The biggest thing in my planner today was how I needed to take my car into the shop so the mechanic could give it a check-up. What a perfect opportunity to keep playing Pokémon GO like the ridiculous human being that I am!
I have leveled up in my gameplay, and experienced broader play elements now.
Firstly, my spouse and I took over a gym, extremely briefly. It took several fights to do so. To take over a gym, you have to lower the gym’s “prestige” first. It’s like you’re chipping away at the hold another team has over the gym. Failure is a common and arguably even necessary part of this progress. It is definitely easier to take over a gym when you work together, and possibly easier to hold onto it, too. This part of the game is better with a buddy!
Secondly, the game really encourages walking. No wonder that’s the most-talked about aspect of the game on social media! You can get closer to many spots and gyms by walking than you can with a vehicle. Also, driving in a vehicle, even at 35mph, takes you past most spots too quickly for you to have an interaction with them. Also, you hatch your Pokémon eggs by walking. Even a little bit at a time helps. It occurred to me that I didn’t mind parking a little farther away from a destination if I had my game going. That’s a tenth of a kilometer closer to hatching a Jigglypuff, dudes! My deepest hope is that this will inspire more people to return their carts/buggies to proper locations at the grocery store, which is one of my biggest pet peeves.
Thirdly, I wonder whether this game might help us teach our children how to talk to strangers. “Stranger danger” and “don’t talk to strangers” is a deep-seated but misguided attempt at keeping children safe. I wonder whether Pokémon GO can help us teach children when and where and how to interact with people they don’t know. When I see kids playing the game, I usually see a parent with them or very close by. This could be an excellent opportunity for modeling a lot of positive, safe behavior. It could be as simple as asking another player what team they picked to start a conversation. Of course, you want to look out for “tricky people” playing the game, just as you would in any context. Real life rules still apply.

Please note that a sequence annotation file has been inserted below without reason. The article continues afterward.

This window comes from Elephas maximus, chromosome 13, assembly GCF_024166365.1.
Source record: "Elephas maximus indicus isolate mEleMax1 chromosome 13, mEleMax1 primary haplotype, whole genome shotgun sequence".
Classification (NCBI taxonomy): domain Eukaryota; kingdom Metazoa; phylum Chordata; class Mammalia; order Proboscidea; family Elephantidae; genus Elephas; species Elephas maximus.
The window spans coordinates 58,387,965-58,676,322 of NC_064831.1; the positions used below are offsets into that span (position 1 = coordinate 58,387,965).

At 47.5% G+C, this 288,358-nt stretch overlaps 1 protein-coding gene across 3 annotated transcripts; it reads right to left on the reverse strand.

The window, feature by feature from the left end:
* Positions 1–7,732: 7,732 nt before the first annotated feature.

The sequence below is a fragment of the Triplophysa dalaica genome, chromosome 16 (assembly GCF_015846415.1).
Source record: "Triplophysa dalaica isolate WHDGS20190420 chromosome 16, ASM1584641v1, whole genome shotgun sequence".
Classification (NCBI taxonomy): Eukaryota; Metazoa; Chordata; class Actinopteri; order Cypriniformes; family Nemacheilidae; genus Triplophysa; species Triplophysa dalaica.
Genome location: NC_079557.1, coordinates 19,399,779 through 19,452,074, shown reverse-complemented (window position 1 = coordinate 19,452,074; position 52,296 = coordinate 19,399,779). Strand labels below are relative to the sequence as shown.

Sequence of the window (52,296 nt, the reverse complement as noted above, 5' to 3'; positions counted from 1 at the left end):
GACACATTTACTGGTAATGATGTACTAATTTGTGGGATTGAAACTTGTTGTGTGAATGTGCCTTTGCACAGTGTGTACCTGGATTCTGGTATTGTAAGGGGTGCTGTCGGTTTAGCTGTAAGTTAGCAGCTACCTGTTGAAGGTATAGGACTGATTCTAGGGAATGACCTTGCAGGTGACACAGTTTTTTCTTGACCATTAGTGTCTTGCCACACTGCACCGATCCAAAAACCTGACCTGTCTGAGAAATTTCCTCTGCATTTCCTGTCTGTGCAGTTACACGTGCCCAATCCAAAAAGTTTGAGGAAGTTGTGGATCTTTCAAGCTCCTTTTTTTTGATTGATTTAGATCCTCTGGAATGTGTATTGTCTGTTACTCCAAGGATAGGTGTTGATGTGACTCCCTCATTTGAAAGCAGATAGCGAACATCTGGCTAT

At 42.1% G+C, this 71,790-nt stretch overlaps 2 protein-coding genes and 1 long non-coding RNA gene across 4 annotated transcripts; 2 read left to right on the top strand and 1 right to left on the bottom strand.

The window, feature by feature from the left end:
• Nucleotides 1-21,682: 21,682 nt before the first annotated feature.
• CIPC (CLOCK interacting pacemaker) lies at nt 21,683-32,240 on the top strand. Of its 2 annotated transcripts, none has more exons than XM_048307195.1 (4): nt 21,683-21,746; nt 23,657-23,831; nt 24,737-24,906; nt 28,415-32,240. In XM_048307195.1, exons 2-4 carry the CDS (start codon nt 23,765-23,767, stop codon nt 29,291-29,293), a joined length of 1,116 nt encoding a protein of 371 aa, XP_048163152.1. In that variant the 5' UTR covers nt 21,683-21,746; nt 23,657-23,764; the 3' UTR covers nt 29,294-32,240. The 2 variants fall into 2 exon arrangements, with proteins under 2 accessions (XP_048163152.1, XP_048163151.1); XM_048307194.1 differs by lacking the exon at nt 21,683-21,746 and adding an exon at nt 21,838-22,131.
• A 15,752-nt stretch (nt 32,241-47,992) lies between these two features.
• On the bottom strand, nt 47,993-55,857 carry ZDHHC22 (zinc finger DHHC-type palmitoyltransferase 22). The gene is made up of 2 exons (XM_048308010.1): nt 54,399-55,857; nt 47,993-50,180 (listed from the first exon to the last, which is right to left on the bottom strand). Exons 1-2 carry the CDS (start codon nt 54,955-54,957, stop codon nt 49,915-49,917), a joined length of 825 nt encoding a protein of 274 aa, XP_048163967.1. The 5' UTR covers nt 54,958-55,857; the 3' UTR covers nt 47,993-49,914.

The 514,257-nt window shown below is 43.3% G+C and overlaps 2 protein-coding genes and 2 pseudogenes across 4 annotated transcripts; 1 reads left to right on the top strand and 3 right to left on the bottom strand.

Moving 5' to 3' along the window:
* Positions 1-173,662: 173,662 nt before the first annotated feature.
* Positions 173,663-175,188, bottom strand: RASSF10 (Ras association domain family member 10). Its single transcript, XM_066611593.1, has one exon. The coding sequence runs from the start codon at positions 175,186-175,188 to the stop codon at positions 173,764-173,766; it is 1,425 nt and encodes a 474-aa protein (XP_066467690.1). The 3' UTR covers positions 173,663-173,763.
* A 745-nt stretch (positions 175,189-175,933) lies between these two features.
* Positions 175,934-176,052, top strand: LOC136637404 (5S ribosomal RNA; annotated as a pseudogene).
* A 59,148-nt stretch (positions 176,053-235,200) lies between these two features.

Related to that, parents also have the opportunity to model how to cross streets safely, how to look out for traffic, and so on. City kids might know that stuff intrinsically by now, but not everyone does.
There does seem to be an imbalance between areas of high interaction (having Pokéstops and gyms) and areas of low interaction. At least in my city, the historically less privileged part of town is severely lacking in interactive spots. The park there doesn’t even have a Pokéstop, much less a gym! The local university is lit, though. My understanding is that the map was largely ported from a previous AR release. So the dearth of spots in one neighborhood vs. the glut of spots in another probably speaks to the demographics of who played that other game. Also, many landmarks are outdated. On the left is how one Pokéstop appears in the game. On the right is how it actually looks as of now. Where did that sculpture go?
Like Minecraft, the game itself doesn’t give you all the best details on how to play it. This forces players to either learn by trial and error, or seek out resources. Those resources might be other people or online searches. These days, there are a lot of Minecraft books in the library kids can use too. I wonder whether Pokémon GO might head in this direction, inspiring kids to pick up books and read more about something that interests them.
For what it’s worth, I have always enjoyed video games, from a very young age. Pokemon was a big thing when I was in middle school and high school. (It wasn’t cool to like Pokemon in high school, but that didn’t make me like it any less at the time.)